In a report released last month, the U.S. State Department reproached China for lackluster cooperation on money-laundering investigations, noting that "China has not cooperated sufficiently," the AP reported.
Not a hub
China has pushed back such accusations of being a global hub for money laundering and pointed to its international and domestic anti-money laundering efforts.
"The Chinese government places great emphasis on [fighting money laundering]," said Hong Lei, spokesman for the Ministry of Foreign Affairs, in a briefing on March 28, after the AP report.
"China was not, is not, and will not be a so-called international hub for money laundering," he said.
Hong said China has signed, approved and executed the UN's convents and resolutions on fighting money laundering and terrorism financing, and is "actively expanding" international cooperation on such efforts.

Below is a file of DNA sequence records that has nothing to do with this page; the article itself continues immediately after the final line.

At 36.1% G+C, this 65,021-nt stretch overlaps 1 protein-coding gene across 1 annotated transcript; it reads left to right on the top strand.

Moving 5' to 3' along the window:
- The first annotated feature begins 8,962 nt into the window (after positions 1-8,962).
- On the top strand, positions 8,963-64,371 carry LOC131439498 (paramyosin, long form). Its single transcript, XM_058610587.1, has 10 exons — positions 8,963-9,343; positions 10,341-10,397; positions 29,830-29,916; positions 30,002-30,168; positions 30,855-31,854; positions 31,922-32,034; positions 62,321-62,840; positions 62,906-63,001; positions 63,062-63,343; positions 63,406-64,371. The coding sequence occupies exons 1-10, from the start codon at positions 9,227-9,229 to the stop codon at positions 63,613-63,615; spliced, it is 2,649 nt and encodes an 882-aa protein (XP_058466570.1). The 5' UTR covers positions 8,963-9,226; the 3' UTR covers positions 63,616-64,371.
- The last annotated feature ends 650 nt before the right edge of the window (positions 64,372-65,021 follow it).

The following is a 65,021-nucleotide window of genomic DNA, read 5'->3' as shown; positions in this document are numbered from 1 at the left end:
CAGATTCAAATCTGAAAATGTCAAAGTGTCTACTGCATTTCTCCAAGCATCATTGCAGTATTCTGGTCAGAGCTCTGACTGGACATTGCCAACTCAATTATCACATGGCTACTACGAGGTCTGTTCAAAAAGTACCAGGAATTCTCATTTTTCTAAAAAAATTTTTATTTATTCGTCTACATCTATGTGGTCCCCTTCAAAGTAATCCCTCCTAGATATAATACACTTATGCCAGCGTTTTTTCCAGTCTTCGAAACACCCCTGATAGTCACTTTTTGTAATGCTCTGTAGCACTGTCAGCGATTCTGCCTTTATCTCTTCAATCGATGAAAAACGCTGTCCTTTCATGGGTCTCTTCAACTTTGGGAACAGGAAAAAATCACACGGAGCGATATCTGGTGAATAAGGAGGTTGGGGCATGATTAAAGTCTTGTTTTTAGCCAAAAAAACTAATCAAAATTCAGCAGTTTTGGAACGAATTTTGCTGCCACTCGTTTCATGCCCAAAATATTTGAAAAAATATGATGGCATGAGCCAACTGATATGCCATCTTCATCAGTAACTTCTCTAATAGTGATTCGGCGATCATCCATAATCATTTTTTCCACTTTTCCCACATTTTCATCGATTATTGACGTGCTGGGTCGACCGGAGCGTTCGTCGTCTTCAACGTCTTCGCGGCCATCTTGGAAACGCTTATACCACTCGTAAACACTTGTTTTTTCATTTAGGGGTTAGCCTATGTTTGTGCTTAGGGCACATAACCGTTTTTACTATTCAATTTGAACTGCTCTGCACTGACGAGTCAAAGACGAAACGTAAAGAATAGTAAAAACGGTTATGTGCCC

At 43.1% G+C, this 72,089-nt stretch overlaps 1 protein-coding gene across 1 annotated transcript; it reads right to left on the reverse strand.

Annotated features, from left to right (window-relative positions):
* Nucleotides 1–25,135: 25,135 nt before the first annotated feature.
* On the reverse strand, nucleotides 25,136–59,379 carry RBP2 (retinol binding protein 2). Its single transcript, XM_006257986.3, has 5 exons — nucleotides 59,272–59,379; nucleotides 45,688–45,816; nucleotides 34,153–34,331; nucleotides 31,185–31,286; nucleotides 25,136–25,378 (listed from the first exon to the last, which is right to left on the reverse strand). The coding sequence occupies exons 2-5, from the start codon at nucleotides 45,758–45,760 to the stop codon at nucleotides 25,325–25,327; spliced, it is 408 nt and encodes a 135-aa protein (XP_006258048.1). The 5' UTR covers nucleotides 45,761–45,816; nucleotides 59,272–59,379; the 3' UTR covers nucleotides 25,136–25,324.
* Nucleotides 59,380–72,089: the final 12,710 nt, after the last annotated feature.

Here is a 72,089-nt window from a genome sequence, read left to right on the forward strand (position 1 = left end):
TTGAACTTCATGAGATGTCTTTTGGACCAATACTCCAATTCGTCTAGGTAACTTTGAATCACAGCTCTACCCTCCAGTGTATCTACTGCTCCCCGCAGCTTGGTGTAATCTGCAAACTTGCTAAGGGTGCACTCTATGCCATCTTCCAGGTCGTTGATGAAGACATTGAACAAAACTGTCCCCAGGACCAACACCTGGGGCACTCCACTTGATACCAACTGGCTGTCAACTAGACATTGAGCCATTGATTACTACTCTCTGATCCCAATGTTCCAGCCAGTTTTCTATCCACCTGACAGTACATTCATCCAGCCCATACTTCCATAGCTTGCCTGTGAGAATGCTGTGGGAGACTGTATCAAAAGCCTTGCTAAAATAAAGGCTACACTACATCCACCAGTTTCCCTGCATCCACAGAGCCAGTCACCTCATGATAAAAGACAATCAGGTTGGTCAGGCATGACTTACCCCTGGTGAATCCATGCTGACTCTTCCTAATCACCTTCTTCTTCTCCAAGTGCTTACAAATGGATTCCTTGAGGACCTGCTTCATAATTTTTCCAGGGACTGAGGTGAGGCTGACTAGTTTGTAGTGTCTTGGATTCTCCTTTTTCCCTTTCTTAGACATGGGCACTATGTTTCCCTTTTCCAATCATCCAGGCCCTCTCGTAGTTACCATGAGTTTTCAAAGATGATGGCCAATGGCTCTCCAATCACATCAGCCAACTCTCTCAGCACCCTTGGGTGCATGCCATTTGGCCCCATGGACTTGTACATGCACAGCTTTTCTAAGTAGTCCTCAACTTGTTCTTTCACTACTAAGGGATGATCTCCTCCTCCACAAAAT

In 2014, China made great progress in expanding cooperation with foreign governments on fighting money laundering, according to the annual report on anti-money laundering work released in November 2015 by the People's Bank of China (PBC), the country's central bank.
In addition to working more closely with the Financial Action Task Force, the global standard-setting body for combating money laundering and terrorism financing, China continued to seek cooperation on the issue with countries such as the U.S., France, Germany and UK through bilateral talks in 2014, the report said.